FIG. 21 is an explanatory diagram showing the contents of hypothetical trouble case base and a verifying logic;

FIG. 22 is an explanatory diagram showing a trouble check table on the surface potential trouble of a P/R (photoreceptor) belt;

FIG. 23 is an explanatory diagram showing a trouble check table on potential trouble of the ADC patch generator;

FIG. 24 is an explanatory diagram showing a trouble check table on trouble of the copy density value;

FIG. 25 is a table showing check criteria for checking image-quality troubles; and

FIG. 26 is a table showing several examples of hypothetical troubles and their causes for the check criteria.

DETAILED DESCRIPTION OF THE PREFERRED EMBODIMENTS

The preferred embodiments of the present invention will be described with reference to the accompanying drawings.

1st Embodiment

FIG. 1 is a block diagram showing a diagnosing system according to an embodiment of the present invention. In the present embodiment, terminal devices to be diagnosed are copying machines.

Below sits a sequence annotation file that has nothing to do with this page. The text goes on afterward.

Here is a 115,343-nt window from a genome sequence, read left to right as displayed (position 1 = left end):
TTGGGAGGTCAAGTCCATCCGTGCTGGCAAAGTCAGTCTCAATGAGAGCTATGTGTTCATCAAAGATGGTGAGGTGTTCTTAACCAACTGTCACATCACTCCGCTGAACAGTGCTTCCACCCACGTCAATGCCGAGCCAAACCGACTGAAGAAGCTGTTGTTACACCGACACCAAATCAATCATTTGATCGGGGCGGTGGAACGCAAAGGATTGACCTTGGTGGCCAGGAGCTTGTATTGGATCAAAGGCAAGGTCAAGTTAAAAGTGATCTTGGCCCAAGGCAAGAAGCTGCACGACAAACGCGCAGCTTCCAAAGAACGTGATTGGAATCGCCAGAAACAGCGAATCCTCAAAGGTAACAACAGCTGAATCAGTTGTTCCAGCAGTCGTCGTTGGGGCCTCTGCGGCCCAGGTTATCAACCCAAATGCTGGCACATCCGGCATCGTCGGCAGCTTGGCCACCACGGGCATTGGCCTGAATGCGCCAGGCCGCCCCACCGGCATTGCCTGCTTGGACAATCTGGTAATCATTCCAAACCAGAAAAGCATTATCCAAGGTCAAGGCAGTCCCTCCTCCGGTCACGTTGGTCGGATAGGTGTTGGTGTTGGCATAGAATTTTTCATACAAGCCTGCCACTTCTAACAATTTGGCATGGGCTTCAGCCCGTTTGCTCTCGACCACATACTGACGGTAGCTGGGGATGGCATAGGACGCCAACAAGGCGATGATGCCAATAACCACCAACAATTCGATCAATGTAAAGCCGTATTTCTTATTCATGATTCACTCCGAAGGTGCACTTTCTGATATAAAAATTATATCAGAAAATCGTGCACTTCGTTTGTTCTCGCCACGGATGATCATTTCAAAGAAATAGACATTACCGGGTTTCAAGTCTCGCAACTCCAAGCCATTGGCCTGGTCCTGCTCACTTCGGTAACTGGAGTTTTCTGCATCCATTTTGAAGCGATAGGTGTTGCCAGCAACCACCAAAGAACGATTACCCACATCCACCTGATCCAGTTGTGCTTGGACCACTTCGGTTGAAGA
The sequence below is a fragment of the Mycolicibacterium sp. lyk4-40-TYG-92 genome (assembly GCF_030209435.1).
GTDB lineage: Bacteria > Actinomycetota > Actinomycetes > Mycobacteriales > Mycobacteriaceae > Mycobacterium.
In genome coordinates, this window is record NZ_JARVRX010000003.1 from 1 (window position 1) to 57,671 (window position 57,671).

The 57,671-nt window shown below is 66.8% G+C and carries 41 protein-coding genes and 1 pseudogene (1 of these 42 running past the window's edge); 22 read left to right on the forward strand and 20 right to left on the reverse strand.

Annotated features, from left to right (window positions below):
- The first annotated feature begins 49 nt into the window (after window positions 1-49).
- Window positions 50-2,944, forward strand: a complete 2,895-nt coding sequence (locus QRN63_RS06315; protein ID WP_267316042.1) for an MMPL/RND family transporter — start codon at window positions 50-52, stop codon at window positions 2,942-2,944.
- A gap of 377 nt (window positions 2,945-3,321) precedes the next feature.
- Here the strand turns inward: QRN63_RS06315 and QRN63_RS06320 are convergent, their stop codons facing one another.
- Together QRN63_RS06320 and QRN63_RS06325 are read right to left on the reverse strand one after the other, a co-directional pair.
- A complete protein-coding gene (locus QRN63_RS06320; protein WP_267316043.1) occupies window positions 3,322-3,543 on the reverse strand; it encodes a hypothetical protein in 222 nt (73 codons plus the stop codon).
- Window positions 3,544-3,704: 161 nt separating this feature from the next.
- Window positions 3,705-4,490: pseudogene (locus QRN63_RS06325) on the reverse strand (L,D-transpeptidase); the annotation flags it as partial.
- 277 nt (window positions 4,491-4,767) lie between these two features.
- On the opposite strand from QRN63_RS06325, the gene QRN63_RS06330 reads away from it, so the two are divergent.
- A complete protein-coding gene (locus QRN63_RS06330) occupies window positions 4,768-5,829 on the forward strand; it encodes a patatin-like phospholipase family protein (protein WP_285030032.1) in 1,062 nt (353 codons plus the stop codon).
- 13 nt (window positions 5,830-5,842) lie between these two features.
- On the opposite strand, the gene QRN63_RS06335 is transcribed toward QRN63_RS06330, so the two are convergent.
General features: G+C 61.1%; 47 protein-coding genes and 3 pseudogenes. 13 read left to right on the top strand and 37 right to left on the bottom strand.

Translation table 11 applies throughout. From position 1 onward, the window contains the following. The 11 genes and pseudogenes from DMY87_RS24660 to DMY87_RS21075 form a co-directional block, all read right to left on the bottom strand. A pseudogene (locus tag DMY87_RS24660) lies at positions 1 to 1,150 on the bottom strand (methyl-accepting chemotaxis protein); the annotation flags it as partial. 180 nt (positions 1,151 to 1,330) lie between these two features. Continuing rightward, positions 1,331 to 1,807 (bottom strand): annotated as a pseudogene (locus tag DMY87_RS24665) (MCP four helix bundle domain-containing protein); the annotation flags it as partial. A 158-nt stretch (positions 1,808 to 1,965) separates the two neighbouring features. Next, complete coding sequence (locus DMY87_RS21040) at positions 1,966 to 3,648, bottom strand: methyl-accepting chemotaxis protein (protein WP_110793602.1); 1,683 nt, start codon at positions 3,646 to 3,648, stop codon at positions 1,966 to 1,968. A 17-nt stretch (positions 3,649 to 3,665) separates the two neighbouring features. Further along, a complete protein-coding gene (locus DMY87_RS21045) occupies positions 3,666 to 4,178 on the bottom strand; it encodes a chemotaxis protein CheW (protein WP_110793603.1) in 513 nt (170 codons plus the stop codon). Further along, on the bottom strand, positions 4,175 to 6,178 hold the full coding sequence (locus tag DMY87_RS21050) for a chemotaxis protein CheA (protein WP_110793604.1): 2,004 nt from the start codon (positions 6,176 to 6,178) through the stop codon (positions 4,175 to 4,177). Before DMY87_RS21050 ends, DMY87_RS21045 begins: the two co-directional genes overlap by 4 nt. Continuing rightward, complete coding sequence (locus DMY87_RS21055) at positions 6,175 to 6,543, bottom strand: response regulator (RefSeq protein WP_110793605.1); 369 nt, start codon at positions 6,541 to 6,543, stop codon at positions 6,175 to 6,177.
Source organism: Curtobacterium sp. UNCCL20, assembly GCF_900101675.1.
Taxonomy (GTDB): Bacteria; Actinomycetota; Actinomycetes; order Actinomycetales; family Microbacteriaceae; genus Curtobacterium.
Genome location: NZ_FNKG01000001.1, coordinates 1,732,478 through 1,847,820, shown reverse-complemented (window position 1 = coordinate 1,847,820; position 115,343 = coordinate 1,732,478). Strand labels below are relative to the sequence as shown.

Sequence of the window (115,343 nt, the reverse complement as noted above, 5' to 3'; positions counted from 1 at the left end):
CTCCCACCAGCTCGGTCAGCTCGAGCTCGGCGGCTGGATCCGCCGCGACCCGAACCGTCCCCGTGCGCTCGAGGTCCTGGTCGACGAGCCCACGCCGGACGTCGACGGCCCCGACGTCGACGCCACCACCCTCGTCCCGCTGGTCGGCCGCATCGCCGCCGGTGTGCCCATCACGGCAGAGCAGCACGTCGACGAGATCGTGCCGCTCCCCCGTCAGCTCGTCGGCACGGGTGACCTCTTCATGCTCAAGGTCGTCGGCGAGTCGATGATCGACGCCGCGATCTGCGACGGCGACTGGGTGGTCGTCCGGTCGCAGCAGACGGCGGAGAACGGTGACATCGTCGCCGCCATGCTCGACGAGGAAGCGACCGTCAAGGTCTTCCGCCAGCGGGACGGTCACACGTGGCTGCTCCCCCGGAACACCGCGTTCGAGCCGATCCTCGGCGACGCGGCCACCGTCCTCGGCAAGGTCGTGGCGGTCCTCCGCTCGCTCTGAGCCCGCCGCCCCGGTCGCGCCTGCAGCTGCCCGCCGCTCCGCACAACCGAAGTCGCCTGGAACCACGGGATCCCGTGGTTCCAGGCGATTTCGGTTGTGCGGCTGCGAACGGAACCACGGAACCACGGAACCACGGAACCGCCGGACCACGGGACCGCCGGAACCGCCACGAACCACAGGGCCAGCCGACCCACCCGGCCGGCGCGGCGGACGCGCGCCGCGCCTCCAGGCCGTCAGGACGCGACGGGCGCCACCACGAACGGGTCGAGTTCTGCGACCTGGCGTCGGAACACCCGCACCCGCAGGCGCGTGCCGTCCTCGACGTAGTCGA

As shown, each of the copying machines 1 contains a base machine 2 and a communication controller 3. Each communication controller 3 collects the information (jam, copy quality, etc.) on operating status of the base machine 2 associated with the controller, and sends the operating status information to a host computer 5 by way of a communication line 4, e.g., a telephone line. The host computer 5 is connected to an expert system server 6. The server 6 diagnoses the base machine on the basis of the information received from the host computer 5, and sends back to the host computer 5 the information on the diagnosis results and how to cope with the trouble or troubles in the base machine. The expert system server 6, constructed on a normal work station or a normal computer, includes a knowledge base system 7 which contains a knowledge base constructed with expert's knowledge and an engine for inferring the cause of the trouble from the knowledge base, and a shell 8 for controlling the communication between the knowledge base system 7 and the host computer 5.